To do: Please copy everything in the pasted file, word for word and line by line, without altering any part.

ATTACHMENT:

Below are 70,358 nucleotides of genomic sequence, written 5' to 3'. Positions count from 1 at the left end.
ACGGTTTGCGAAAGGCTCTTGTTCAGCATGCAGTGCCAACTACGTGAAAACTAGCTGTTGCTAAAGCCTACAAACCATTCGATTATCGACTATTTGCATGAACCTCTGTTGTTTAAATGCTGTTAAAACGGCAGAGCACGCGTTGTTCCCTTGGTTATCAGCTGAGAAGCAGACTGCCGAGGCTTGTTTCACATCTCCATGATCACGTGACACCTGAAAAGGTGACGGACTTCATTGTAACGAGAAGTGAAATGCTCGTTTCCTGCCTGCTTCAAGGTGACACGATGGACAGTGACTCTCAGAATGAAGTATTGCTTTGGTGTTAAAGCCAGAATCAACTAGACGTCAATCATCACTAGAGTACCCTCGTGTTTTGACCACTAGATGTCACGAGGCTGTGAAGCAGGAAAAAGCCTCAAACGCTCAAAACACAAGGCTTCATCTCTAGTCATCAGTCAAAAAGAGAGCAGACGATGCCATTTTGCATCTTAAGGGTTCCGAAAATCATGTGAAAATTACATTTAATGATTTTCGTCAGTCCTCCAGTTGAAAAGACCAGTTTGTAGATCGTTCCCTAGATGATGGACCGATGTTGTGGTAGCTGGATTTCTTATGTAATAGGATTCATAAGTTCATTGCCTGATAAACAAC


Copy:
Below are 70,358 nucleotides of genomic sequence, written 5' to 3'. Positions count from 1 at the left end.
ACGGTTTGCGAAAGGCTCTTGTTCAGCATGCAGTGCCAACTACGTGAAAACTAGCTGTTGCTAAAGCCTACAAACCATTCGATTATCGACTATTTGCATGAACCTCTGTTGTTTAAATGCTGTTAAAACGGCAGAGCACGCGTTGTTCCCTTGGTTATCAGCTGAGAAGCAGACTGCCGAGGCTTGTTTCACATCTCCATGATCACGTGACACCTGAAAAGGTGACGGACTTCATTGTAACGAGAAGTGAAATGCTCGTTTCCTGCCTGCTTCAAGGTGACACGATGGACAGTGACTCTCAGAATGAAGTATTGCTTTGGTGTTAAAGCCAGAATCAACTAGACGTCAATCATCACTAGAGTACCCTCGTGTTTTGACCACTAGATGTCACGAGGCTGTGAAGCAGGAAAAAGCCTCAAACGCTCAAAACACAAGGCTTCATCTCTAGTCATCAGTCAAAAAGAGAGCAGACGATGCCATTTTGCATCTTAAGGGTTCCGAAAATCATGTGAAAATTACATTTAATGATTTTCGTCAGTCCTCCAGTTGAAAAGACCAGTTTGTAGATCGTTCCCTAGATGATGGACCGATGTTGTGGTAGCTGGATTTCTTATGTAATAGGATTCATAAGTTCATTGCCTGATAAACAAC